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Son House

On 21/03/1902: Son House was born in Lyon, Mississippi. His full birth name was Eddie James House Jr. His father was a musician, church member and a heavy drinker. He left the church due to his drinking habit. Later on, he gave up alcohol and became a Baptist deacon. Eddie Jr was also religious and developed an interest in music. He would only sing, not being interested in the instrumental band and hated the blues on religious grounds. When Eddie Jr was seven or eight, his parents separated and his mother took him to Tallulah, Louisiana. When he was in his teens, they moved to Algiers, New Orleans. At the age of 15, he began preaching sermons.
When he was 19, he married Carrie Martin, an older woman from New Orleans. The marriage was against the wishes of his family and the couple moved to her hometown of Centerville, Louisiana, where they helped run her father's farm. After a couple of years, House left after feeling used and disillusioned. He moved frequently taking on various labour jobs such as working at an East Saint Louis steel plant and a Louisiana horse ranch.
In his early twenties, House became a paid pastor in the Baptist Church and then in the Colored Methodist Episcopal Church. Soon, he developed a drinking habit and probably also started womanising. After several years of conflict, he left the church. Though he would still occasionally preach sermons.
In 1927, House made a sudden change in his musical tastes. In a hamlet south of Clarksdale, House heard one of his drinking friends (either James McCoy or Willie Wilson) playing bottleneck guitar. He immediately changed his opinion of the blues and bought a guitar from a musician called Frank Hoskins. Within a few weeks, House was playing alongside Hoskins, McCoy and Wilson. He was also inspired by Rube Lacey who had recorded for Columbia Records that year and would record for Paramount Records in 1928.
Around 1927, or 1928, House was shot after a man went on a shooting spree in a juke joint. House allegedly shot the man dead and received a 15-year sentence at the Mississippi State Penitentiary. He served two years before he was released after his family appealed and an influential white planter who employed him intervened. Details of the killing and conviction are unclear. House's biographer Daniel Beaumont couldn't find details in the court record of Coahoma County or in the archive of the Mississippi Department of Corrections.
After being released in 1929 or early 1930, House walked to Jonestown and caught a train to the small town of Lula, Mississippi. Charley Patton also happened to be living in Lula as well after being expelled from his base on the Dockery Plantation. Patton watched House busking when House first arrived penniless at Lula station. He would later watch him attacting a crowd to the café and bootleg whisky business of a woman called Sara Knight. Patton invited House to join him and his partner Willie Brown. The musical partnership is disputed by Patton's biographers Stephen Calt and Gayle Dean Wardlow. They suggest that House was a friend of Patton's and travelled to gigs with him, playing separately.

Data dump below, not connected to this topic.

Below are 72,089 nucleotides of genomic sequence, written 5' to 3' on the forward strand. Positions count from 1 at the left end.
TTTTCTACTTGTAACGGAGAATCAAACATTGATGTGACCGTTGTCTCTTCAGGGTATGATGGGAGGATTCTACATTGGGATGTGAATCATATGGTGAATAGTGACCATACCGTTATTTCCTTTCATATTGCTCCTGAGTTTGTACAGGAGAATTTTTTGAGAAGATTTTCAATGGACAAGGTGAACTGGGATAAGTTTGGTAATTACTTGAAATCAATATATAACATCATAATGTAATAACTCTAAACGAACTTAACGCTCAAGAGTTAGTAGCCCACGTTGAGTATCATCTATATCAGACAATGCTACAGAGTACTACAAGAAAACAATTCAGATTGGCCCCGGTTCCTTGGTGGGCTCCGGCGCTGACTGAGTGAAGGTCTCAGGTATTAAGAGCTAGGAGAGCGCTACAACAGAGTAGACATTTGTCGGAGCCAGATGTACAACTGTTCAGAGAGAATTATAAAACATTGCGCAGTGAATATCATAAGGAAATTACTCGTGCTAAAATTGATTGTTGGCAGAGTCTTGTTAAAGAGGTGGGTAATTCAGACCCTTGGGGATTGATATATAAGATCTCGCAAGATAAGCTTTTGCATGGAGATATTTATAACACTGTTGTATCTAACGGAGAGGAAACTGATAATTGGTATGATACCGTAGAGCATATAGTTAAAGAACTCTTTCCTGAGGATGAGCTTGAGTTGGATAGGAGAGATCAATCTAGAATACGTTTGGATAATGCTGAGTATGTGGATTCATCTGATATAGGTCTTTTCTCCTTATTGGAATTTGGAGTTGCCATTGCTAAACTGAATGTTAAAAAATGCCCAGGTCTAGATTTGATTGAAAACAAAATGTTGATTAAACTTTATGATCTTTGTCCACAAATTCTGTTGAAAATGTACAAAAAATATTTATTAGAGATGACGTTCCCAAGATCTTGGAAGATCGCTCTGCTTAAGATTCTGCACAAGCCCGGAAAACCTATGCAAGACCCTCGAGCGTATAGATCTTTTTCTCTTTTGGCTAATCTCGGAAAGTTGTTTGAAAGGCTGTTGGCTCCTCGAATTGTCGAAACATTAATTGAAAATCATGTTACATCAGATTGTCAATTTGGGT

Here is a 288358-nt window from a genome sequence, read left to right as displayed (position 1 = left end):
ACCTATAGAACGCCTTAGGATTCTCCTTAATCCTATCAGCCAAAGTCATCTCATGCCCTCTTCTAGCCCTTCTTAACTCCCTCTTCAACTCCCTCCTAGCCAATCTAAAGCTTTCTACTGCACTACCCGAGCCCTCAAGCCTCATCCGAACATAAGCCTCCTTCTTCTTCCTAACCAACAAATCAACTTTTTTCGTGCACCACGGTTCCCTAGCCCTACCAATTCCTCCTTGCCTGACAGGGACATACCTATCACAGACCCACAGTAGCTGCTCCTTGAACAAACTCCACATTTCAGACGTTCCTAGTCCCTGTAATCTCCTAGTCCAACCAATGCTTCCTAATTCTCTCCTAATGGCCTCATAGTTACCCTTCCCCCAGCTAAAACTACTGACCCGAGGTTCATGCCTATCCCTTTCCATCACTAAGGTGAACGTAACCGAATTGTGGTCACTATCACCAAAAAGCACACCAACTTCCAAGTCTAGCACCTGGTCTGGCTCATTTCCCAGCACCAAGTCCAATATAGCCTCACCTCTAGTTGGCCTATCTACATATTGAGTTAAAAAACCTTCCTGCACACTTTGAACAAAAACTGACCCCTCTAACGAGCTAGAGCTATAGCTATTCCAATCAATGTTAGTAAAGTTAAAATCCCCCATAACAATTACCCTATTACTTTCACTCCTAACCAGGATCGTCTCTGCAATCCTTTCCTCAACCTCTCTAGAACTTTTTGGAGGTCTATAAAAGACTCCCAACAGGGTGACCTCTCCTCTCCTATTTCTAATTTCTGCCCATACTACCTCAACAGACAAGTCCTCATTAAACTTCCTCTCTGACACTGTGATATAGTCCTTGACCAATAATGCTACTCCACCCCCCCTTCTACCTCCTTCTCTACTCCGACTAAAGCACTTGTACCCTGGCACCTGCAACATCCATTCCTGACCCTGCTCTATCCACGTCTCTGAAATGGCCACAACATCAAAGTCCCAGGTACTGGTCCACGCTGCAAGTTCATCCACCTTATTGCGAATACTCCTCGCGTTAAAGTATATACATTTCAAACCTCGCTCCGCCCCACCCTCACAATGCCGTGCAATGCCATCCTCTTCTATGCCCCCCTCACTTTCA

In 1930, Art Laibly of Paramount Records came to Lula to persuade Patton to record more sides. Patton, House, Brown and pianist Louise Johnson went to Grafton, Wisconsin to record for the label. House recorded nine songs during the session, eight of which were released with little success. It would be 35 years before House recorded commercially again. He continued to play alongside Patton and Brown until Patton's death in 1934. House worked as a tractor driver during the period.
In 1941, Alan Lomax recorded House for the Library of Congress. He was accompanied by Willie Brown, Fiddlin' Joe Martin on mandolin and Leroy Williams on harmonica. Lomax recorded House again the next year.
In 1943, House moved to Rochester, New York. He disappeared from public view and worked as a railroad porter for the New York Central Railroad before working as a chef.
In 1964, House was rediscovered by Nick Perls, Dick Waterman and Phil Spiro. They had started their long search in the Mississippi Delta before eventually finding him in Rochester. House was unaware that his early recordings had become popular in the 1960s folk-blues revival. In the same year, he appeared at the Newport Folk Festival.
House toured the US and Europe and recorded for CBS Records.
In 1965, House recorded the album "Father of Delta Blues: The Complete 1965 Sessions" which also featured Alan Wilson. House had received tuition from the album from Alan Wilson, who would later become a member of Canned Heat. Wilson was a fan of House and helped him remember his old material which he had forgotten. House would sometimes perform with Wilson live. In the same year, House appeared at the New York Folk Festival.
In 1967, House went on a European tour with the American Folk Festival which also included Skip James and Bukka White.
In 1970, House toured Europe again. He appeared at the Montreux Jazz Festival. The concerts in London, where he was backed by Alan Wilson, were recorded and released by Liberty Records as the album "John the Revelator: The 1970 London Sessions".
In 1974, House performed at the two Days of Blues Festival in Toronto. House would make an appearance on the TV show "Camera Three" accompanied by Buddy Guy. House decided to retire again in the same year and move to Detroit, Michigan.
On 19/10/1988, House died of cancer of the larynx in Detroit.
Members of the Detriot Blues Society raised money through benefit concerts to put a monument on his grave.

The Music History Calendar is written by the Blues Rock artist Marshland Pete
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